Last week, I heard our bishop note that “the early Methodists were on fire for Jesus Christ.” I thought about that during a time of prayer a couple of days ago, and as I thought about it, I remembered something I learned way back in a physics class.
In physics, I learned that heat travels from hot to cold.
The way I’ve always remembered that is if you open the front door in the winter, you are not letting cold air in, you’re letting warm air out. Another way to think about it is that if you touch a hot stove, heat travels from the hot stove to your cooler hand.
But I’ve been thinking about this in the context of the church, especially long-established churches in need of spiritual transformation and renewal, that tend to have a larger amount of people who have grown comfortable in their walk with God; that is, they’re lukewarm or even cold. In those settings, it’s easy for people who are on fire for God to become discouraged.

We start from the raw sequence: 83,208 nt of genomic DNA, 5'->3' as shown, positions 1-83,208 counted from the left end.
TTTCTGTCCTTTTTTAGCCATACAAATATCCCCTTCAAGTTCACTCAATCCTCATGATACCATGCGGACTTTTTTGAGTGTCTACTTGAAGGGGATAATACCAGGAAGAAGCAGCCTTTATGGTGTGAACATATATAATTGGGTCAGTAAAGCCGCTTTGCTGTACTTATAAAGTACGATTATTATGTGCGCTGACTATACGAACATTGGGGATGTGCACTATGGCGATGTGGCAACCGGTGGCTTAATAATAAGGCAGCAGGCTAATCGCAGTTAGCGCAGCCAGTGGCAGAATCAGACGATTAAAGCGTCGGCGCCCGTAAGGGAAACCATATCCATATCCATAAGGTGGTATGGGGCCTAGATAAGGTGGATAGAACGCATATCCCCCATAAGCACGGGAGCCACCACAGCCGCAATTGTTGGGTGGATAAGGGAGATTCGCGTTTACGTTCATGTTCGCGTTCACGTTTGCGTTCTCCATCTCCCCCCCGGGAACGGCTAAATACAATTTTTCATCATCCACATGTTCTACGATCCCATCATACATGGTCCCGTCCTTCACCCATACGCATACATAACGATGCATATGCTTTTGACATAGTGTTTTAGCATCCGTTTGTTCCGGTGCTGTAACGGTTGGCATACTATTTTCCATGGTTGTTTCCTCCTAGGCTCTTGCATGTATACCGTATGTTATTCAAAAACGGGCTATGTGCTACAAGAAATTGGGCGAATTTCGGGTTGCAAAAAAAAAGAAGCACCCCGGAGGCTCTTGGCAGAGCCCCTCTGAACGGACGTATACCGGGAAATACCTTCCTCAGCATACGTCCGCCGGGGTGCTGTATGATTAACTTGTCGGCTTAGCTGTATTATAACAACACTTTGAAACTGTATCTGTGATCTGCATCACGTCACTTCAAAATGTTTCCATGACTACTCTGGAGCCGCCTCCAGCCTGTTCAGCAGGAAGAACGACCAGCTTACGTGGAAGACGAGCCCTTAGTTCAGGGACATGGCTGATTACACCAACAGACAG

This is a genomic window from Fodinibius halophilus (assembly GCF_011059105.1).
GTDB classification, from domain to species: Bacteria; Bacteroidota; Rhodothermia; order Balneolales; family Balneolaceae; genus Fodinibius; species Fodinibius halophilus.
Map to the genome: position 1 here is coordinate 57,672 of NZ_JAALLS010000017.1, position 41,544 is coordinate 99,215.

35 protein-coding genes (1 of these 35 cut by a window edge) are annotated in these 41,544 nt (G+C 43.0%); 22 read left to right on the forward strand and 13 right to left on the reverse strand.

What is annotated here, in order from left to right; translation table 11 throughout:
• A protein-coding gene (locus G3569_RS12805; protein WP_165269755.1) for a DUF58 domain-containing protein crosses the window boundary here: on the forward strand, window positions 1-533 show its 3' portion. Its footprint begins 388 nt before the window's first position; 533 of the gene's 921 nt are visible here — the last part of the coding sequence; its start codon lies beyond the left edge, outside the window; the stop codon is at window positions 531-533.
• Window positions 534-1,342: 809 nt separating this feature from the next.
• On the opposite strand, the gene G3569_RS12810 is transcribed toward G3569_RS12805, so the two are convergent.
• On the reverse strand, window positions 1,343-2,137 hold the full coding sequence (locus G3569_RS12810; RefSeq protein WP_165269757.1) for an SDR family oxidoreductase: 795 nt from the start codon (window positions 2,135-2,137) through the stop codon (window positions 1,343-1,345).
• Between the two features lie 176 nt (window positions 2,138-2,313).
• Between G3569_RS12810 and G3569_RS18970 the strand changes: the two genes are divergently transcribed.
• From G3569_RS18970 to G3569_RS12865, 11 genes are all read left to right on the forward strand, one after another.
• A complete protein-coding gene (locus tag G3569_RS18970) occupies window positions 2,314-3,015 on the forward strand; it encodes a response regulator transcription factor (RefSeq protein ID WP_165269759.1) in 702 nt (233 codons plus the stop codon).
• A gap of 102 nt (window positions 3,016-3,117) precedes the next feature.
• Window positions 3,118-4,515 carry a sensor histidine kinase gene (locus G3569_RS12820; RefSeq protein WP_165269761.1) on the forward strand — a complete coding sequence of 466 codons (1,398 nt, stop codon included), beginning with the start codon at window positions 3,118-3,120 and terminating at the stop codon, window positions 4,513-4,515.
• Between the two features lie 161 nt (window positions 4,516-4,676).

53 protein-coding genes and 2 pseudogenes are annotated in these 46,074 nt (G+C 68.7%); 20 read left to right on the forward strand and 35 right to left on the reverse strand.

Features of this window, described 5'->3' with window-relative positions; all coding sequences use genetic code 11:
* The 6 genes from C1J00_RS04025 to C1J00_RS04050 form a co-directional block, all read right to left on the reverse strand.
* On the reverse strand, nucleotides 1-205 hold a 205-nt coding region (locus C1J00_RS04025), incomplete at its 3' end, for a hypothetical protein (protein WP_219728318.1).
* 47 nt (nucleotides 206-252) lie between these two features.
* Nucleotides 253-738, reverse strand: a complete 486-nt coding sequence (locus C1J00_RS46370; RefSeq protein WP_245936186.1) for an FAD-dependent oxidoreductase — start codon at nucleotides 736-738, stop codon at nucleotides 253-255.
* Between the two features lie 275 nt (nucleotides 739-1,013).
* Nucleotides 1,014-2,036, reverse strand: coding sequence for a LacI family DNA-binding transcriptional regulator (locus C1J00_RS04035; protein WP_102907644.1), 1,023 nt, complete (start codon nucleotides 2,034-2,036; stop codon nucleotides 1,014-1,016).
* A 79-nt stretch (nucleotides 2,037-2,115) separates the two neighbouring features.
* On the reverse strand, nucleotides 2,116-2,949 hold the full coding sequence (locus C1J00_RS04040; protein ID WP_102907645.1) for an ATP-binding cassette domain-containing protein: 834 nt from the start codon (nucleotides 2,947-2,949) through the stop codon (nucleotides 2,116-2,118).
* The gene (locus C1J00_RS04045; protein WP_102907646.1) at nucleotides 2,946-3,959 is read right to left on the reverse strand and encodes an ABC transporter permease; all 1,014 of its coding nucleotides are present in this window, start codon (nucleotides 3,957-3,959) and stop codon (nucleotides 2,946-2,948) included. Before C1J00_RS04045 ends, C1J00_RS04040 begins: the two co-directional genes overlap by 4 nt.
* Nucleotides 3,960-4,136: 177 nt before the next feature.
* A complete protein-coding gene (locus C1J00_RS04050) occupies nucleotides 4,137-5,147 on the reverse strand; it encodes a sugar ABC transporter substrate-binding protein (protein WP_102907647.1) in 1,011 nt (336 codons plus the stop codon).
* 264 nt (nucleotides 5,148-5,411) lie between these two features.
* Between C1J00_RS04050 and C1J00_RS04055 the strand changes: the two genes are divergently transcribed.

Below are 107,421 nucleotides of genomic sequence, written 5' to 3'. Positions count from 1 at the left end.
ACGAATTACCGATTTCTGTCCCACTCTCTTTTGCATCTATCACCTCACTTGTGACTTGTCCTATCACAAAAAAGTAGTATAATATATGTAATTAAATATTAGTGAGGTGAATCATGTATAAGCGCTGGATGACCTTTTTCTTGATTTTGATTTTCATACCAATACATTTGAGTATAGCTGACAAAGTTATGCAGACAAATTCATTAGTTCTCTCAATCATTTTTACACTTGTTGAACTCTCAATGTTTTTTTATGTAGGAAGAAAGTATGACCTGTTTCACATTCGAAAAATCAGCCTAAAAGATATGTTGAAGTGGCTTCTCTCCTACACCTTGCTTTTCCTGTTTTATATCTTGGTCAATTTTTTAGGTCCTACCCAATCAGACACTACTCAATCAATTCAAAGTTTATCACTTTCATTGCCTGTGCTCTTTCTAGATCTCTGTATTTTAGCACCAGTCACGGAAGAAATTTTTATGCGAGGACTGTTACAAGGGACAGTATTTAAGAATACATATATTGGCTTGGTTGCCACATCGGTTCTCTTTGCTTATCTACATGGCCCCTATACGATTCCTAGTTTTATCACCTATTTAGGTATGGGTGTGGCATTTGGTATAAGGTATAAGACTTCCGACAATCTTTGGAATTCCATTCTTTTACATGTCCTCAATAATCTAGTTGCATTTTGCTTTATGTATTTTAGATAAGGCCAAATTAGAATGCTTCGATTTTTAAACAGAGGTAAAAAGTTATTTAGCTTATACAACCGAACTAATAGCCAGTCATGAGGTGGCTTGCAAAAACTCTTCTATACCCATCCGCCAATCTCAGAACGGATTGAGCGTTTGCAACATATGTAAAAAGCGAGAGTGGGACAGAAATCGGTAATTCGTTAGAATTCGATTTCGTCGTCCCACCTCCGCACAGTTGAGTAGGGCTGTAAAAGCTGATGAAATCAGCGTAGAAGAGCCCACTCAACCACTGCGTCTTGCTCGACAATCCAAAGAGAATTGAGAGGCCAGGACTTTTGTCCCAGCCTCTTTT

But this law of physics, or the spiritual law that mirrors it, encourages me. Heat travels from those who are on fire for Jesus Christ to people around them. Fire spreads. Passion is contagious.
The problem is that as the heat travels to colder surroundings, the heat dissipates. In the church, those who are lukewarm can simply drain the heat of those who are on fire for God to the point where everyone is the same (less than hot) temperature.
So, those who are on fire for God must stay close to the source—the “consuming fire”—as they continue to live among the cold and lukewarm so that they don’t lose their fire!
That’s the challenge of the spiritual life—to stay close to God and to impact others. We can, and must, do both!